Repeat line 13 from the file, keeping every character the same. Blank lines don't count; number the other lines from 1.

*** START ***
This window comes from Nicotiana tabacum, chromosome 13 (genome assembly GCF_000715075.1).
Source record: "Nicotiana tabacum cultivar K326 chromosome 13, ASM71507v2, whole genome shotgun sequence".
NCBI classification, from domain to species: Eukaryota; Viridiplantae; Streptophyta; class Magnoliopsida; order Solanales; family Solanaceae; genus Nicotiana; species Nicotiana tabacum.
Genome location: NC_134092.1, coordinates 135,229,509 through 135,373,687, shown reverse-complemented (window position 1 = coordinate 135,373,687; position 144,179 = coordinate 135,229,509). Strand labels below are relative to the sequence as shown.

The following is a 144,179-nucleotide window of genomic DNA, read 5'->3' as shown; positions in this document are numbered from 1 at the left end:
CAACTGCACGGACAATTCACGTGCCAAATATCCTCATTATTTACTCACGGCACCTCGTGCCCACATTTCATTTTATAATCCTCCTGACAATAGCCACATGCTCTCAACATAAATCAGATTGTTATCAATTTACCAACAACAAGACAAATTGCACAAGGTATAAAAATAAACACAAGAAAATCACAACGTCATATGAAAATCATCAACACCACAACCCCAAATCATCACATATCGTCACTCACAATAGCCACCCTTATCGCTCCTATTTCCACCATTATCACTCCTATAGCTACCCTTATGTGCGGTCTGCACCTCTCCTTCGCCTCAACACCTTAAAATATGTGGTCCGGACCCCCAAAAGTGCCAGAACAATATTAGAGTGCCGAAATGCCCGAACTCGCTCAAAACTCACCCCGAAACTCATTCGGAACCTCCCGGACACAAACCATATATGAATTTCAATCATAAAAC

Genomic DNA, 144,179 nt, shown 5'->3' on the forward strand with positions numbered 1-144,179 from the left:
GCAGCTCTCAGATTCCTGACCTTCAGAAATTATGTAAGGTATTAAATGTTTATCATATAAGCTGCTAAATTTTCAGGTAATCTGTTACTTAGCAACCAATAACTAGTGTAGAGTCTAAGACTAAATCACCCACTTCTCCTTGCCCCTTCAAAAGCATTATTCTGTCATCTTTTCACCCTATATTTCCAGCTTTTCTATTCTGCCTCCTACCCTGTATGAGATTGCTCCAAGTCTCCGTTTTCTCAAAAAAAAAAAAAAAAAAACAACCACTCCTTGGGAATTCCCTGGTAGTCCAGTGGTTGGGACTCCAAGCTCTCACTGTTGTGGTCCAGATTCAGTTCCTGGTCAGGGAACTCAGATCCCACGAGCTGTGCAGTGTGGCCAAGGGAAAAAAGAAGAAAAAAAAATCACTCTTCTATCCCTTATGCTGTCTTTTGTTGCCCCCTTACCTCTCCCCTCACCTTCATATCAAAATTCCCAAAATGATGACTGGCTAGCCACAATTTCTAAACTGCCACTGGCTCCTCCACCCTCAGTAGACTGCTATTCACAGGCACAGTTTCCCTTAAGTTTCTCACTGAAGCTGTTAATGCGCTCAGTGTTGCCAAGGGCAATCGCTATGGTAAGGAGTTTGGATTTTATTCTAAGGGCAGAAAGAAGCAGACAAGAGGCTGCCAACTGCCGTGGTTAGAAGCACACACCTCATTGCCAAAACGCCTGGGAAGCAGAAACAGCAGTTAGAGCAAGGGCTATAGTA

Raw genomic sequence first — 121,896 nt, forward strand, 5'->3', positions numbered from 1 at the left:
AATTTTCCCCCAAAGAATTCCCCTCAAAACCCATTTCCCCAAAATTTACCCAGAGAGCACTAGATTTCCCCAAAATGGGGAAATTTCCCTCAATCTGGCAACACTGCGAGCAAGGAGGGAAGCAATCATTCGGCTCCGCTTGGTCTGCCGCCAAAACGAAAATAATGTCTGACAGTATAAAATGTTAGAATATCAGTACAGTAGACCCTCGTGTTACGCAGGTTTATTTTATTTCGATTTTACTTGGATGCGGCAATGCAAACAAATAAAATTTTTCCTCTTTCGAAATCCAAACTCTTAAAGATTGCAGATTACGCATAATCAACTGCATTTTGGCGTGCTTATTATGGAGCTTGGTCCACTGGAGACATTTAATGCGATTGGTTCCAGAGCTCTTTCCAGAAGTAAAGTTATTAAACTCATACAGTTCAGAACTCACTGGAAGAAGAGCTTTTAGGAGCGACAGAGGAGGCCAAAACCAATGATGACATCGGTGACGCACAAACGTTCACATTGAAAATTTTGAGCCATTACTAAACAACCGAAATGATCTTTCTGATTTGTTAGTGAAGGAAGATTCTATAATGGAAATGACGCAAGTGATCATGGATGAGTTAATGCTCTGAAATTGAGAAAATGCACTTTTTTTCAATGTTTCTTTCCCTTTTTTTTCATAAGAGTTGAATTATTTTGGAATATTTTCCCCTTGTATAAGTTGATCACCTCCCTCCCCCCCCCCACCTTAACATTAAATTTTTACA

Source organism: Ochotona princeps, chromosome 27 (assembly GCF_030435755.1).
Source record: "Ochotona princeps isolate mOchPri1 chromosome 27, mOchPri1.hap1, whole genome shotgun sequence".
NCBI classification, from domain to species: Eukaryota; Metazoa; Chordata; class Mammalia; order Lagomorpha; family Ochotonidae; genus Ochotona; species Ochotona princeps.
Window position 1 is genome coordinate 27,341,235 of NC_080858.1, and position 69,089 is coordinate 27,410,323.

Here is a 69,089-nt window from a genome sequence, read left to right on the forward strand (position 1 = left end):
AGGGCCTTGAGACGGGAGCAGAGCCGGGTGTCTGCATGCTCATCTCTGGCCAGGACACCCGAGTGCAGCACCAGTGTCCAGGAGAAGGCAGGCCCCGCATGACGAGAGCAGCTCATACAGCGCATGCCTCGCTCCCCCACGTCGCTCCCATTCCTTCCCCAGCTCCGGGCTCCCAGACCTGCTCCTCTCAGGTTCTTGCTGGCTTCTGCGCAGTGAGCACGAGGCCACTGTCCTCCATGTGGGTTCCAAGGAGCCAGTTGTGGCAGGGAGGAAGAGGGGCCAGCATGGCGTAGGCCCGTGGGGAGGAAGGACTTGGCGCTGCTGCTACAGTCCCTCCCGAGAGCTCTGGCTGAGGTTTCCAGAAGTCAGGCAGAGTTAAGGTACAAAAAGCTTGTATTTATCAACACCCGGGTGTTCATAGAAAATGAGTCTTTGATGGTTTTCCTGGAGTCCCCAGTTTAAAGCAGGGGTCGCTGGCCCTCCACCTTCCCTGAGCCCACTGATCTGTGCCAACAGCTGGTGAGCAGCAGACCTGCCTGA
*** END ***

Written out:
NCBI classification, from domain to species: Eukaryota; Metazoa; Chordata; class Mammalia; order Lagomorpha; family Ochotonidae; genus Ochotona; species Ochotona princeps.